PROVIDENCE, R.I. (AP) — Proposals to ban semi-automatic weapons and high-capacity magazines and impose a $100-per-gun fee to register a firearm with police are all under consideration as state lawmakers in Rhode Island prepare for a major gun policy debate following the elementary school massacre in Connecticut.
State lawmakers plan to unveil several bills in coming weeks designed to strengthen state gun laws. The package of legislation was worked out by lawmakers and representatives from the state police, attorney general’s office and the administration of Gov. Lincoln Chafee. The work began shortly after December’s shooting in Newtown, Conn., in which 20 first-graders and six educators were shot to death.
Already, proposals have been introduced that would require firearms owners to register their weapons with local police — and pay a $100-per-gun fee — and to require safety mechanisms on all guns sold in the state.
Rhode Island’s gun laws are considered some of the strictest in the nation, and the state is listed by several groups as one of the 10 with the strongest gun laws. Still, Massachusetts and Connecticut have tighter restrictions on gun ownership, and supporters say more can be done to prevent mass shootings and daily gun violence.
Providence city officials have urged lawmakers to ban semi-automatic weapons like the one the gunman used in Newtown. Lawmakers including state Rep. Teresa Tanzi have also called for a ban on larger magazines that allow a shooter to fire many bullets before reloading. Tanzi notes that domestic gun deaths have killed more Americans than all acts of terrorism since the Sept. 11, 2001 attacks combined.
“This is about murder, about suicide, accidental deaths, mass murder, crime-related homicides,” Tanzi, D-South Kingstown, told The Associated press. “To me this is an epidemic. (Since 9/11) We’ve invested billions of dollars in homeland security. We’ve created whole new government structures. But something on the scale of 9/11 is reoccurring every few months.”
While the proposals set to be unveiled in coming weeks have not yet been finalized, they now include a ban on semi-automatic weapons and high-capacity magazines and tougher criminal sentences for those who break gun laws.
Opponents worry that any legislative reaction to the deadly shooting in neighboring Connecticut is likely to pose a burden to gun owners who follow the law and be ignored by those who don’t.
“We’re just concerned that it’s only going to impact the law-abiding gun owner,” said Darin Goens, the Rhode Island lobbyist for the National Rifle Association, who was in the Statehouse last week to meet with lawmakers. “… The crime problems we’re looking at have to do with drug violence, gang violence, mental illness.”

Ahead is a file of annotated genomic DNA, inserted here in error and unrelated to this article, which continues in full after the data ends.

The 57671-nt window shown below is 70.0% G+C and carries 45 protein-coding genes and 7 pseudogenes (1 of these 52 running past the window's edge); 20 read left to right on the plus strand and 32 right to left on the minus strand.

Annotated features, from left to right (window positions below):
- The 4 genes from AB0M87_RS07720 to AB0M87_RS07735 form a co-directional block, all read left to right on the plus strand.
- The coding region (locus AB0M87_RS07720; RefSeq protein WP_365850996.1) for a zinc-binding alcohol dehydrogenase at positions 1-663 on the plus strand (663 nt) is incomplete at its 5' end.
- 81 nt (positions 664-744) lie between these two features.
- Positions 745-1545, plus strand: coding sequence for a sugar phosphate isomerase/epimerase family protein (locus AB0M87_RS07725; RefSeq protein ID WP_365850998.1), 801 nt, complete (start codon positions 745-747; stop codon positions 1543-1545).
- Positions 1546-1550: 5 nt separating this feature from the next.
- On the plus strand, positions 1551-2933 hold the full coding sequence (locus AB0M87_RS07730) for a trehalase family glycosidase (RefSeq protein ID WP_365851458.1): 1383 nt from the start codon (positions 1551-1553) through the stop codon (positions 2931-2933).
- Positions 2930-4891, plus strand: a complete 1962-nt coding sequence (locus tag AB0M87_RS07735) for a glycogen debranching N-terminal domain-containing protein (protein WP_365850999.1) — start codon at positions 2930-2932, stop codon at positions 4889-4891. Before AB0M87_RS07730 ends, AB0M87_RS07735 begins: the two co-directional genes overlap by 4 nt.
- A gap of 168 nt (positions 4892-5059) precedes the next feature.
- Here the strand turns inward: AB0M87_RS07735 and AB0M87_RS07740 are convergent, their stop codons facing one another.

Rhode Island requires individuals trying to purchase a gun to submit to a background check and a seven-day waiting period. Those who want to carry a concealed handgun must obtain a license.
So far, the bill to require all gun owners to register their weapons with local police and pay a fee has attracted most of the debate. Right now, state law prohibits police departments from keeping a list of residents with guns. Finn said a small registration fee is a small price compared with the cost of gun violence.
“Law enforcement officials should have an idea where guns are in their community,” said Finn, D-Middletown. “… And there is a financial cost to guns in our country — the medical costs, the law enforcement costs. I don’t think people who aren’t gun owners should have to bear the financial cost of guns.”
Under her proposal, gun registration information could not be released by police. The bill would also require all firearms sold in the state to include a safety device to prevent accident discharge.
House Speaker Gordon Fox has called on lawmakers to consider changes to the state’s gun policy. But passing legislation may be difficult, even in Rhode Island’s overwhelmingly Democratic General Assembly.
“We have over 50 laws on the books dealing with guns,” said Rep. Donna Walsh, D-Charlestown. “Are they being enforced? Why are we making more of these laws if we’re not doing what we already should be doing?”
Several hundred gun rights supporters rallied at the Statehouse last week to protest Finn’s idea. Several people interviewed said they don’t think the government has a right to know who owns guns or charge a registration fee. Coventry resident Stephen Balme said he worries the registration bill is just the first step in a wave of legislation prompted by the Connecticut shooting.
“They smell blood in the water,” he said of gun control advocates. “And they’re going to try to get whatever they can.”
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